Throughout our nation’s history, college campuses have been a focal point for deep societal divisions and unrest. Our state’s flagship institution is no exception. On April 29, 2024, approximately 300 protesters at the University of Utah expressed outrage for the devastation suffered by the Palestinian people. The people of Utah deserve an explanation of the university’s actions this past week on this complex and evolving situation.

To be clear, the University of Utah will not take a side in the current Israel-Hamas war. Public institutions in Utah are precluded by policy from doing so. Principled neutrality helps foster respect and diverse viewpoints on our campus. But I will explain the way the University of Utah managed the right to free expression within the confines of the law, the difference between divestiture at a public and private university, and the role of a university and its faculty during divisive moments in history.

I also want to give voice to the pain and anger many of our students, faculty, staff and the people of Utah feel as they observe the destruction and human suffering in Israel and Gaza. The death and destruction invoke outrage and pain. History teaches us the horror of genocide. We live in troubled times that demand our very best to relieve this suffering.

Balancing priorities and tensions

As I made decisions this past week about how to protect freedom of expression within the confines of the law, two principles weighed heavily on my mind.

First, the University of Utah does more than honor free expression — we celebrate it. Unfettered intellectual inquiry and the exchange of ideas and knowledge are the bedrock of our institution. Protests are an important form of speech and help society progress. Look no further than protests relating to civil rights and global conflicts throughout our history. Peaceful protests have a sacred and cherished place in American history and at the University of Utah.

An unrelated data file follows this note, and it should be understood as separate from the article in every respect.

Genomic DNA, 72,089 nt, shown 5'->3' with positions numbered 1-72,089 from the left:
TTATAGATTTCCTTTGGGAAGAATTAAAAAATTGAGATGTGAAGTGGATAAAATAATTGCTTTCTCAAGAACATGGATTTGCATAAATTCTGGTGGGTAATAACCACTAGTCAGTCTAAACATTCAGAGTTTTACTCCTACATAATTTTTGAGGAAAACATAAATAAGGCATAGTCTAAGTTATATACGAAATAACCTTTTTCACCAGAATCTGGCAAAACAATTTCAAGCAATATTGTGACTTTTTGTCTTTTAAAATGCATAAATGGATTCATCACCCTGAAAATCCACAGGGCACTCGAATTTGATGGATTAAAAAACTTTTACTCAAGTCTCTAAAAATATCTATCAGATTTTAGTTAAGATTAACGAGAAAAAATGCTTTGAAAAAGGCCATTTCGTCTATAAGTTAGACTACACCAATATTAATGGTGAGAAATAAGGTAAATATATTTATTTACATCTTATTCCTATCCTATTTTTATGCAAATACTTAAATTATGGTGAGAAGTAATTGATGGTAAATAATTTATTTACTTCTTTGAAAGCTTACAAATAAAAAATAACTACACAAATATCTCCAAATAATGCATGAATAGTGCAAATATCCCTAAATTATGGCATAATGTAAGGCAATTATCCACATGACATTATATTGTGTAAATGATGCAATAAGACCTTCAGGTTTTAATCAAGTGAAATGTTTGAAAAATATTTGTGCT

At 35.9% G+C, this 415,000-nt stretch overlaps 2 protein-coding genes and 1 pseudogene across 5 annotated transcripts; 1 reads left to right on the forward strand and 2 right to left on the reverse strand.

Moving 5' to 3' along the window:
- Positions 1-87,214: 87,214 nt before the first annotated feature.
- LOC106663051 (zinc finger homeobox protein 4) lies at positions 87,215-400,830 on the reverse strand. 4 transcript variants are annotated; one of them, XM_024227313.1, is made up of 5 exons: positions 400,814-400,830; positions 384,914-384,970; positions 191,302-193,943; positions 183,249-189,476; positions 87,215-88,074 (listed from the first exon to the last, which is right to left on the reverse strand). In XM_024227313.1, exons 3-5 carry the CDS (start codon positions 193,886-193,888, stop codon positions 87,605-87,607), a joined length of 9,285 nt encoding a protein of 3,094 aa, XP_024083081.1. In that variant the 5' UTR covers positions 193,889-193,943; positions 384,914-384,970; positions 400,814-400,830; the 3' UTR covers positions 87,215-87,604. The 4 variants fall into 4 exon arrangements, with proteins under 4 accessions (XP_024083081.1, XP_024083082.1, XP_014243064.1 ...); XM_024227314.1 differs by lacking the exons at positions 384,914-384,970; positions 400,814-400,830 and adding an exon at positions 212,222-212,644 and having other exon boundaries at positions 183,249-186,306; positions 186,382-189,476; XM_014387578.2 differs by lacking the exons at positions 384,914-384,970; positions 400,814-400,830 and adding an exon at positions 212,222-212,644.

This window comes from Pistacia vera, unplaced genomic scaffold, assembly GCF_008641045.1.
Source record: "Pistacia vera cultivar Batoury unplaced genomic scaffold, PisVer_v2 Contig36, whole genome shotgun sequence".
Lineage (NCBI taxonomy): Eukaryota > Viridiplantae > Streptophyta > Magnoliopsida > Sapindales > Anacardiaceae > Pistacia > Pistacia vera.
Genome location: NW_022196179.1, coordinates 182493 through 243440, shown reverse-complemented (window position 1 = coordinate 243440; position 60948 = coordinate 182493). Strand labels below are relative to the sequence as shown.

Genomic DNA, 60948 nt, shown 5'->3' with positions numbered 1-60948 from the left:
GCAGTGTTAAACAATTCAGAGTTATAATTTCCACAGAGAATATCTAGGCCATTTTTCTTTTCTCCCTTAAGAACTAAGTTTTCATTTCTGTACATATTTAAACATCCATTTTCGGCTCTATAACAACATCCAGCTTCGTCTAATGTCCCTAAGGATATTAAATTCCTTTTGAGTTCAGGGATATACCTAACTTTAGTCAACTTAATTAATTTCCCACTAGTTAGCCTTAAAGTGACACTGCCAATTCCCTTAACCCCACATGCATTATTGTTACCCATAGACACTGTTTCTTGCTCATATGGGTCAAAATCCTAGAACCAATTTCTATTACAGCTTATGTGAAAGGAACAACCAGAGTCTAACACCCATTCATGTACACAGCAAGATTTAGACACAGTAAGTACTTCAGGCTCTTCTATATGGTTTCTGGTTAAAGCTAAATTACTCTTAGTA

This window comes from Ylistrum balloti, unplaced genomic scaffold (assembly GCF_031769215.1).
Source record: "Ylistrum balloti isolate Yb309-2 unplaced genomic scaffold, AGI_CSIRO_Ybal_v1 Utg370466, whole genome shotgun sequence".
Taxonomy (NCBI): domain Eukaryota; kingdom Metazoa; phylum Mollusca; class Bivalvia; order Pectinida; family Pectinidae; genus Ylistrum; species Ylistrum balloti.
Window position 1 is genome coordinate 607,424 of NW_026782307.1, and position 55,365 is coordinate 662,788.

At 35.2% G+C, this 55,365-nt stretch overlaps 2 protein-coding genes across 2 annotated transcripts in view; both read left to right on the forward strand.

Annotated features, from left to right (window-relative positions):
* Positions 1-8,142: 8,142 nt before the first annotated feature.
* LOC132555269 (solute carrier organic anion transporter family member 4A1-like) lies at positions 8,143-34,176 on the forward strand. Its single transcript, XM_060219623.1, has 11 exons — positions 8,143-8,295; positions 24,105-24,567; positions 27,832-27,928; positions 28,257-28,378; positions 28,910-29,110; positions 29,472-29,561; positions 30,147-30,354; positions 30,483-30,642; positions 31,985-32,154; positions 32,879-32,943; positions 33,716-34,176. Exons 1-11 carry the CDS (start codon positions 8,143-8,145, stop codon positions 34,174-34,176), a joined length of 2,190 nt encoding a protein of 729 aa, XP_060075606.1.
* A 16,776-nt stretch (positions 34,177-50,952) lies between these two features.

Second, every right comes with a responsibility. The First Amendment, State of Utah Administrative Code and the University of Utah Speech Policy define reasonable limits to speech. At the University of Utah, students, faculty and others do not have the right to set up structures or camp overnight without a permit or to unlawfully occupy or trespass on University of Utah property. State of Utah administrative code (Rule R805-3) makes exceptions for camping at ticketing events and tailgating.

We’ve seen on other campuses what happens when one person’s speech and expression infringe upon the rights and safety of others. Many demonstrators at the University of Utah on April 29 and 30 were peaceful and law abiding. Others were not. After hours of discussion in good faith and after giving multiple warnings, some protesters decided to ignore state law. There are consequences to such actions. Law enforcement officers from across the Wasatch Front assisted University of Utah Police in disbanding the illegal encampment and arrested 21 people — five of whom were students.

This issue remains an active and dynamic situation. I will share here the same two-fold message we share on campus with our students and faculty and the demonstrators who have no campus affiliation: (1) We welcome all lawful manifestations of speech and expression. (2) You must peacefully assemble within the confines of the law. Ensuring that protests abide by law does not threaten free speech; rather, it preserves free speech for all of us.